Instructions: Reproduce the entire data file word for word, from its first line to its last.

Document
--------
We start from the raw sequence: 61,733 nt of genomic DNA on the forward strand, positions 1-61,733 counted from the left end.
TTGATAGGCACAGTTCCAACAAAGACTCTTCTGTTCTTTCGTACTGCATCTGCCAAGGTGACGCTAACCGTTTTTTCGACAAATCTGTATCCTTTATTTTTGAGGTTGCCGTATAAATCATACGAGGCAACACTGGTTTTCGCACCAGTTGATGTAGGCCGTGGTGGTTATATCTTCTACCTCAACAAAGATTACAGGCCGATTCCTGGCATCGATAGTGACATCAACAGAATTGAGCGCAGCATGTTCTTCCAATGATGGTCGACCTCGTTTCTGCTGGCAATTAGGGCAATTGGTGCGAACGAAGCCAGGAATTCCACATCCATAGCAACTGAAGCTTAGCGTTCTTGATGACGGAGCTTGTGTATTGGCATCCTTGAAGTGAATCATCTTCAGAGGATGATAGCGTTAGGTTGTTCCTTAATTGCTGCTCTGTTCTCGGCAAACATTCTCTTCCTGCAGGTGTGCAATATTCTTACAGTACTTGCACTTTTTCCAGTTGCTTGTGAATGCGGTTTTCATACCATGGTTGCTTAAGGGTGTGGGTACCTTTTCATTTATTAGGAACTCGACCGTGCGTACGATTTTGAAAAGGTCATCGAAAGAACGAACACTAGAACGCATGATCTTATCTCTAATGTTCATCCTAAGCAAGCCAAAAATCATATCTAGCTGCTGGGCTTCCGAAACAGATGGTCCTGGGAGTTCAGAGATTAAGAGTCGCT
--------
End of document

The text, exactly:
We start from the raw sequence: 61,733 nt of genomic DNA on the forward strand, positions 1-61,733 counted from the left end.
TTGATAGGCACAGTTCCAACAAAGACTCTTCTGTTCTTTCGTACTGCATCTGCCAAGGTGACGCTAACCGTTTTTTCGACAAATCTGTATCCTTTATTTTTGAGGTTGCCGTATAAATCATACGAGGCAACACTGGTTTTCGCACCAGTTGATGTAGGCCGTGGTGGTTATATCTTCTACCTCAACAAAGATTACAGGCCGATTCCTGGCATCGATAGTGACATCAACAGAATTGAGCGCAGCATGTTCTTCCAATGATGGTCGACCTCGTTTCTGCTGGCAATTAGGGCAATTGGTGCGAACGAAGCCAGGAATTCCACATCCATAGCAACTGAAGCTTAGCGTTCTTGATGACGGAGCTTGTGTATTGGCATCCTTGAAGTGAATCATCTTCAGAGGATGATAGCGTTAGGTTGTTCCTTAATTGCTGCTCTGTTCTCGGCAAACATTCTCTTCCTGCAGGTGTGCAATATTCTTACAGTACTTGCACTTTTTCCAGTTGCTTGTGAATGCGGTTTTCATACCATGGTTGCTTAAGGGTGTGGGTACCTTTTCATTTATTAGGAACTCGACCGTGCGTACGATTTTGAAAAGGTCATCGAAAGAACGAACACTAGAACGCATGATCTTATCTCTAATGTTCATCCTAAGCAAGCCAAAAATCATATCTAGCTGCTGGGCTTCCGAAACAGATGGTCCTGGGAGTTCAGAGATTAAGAGTCGCT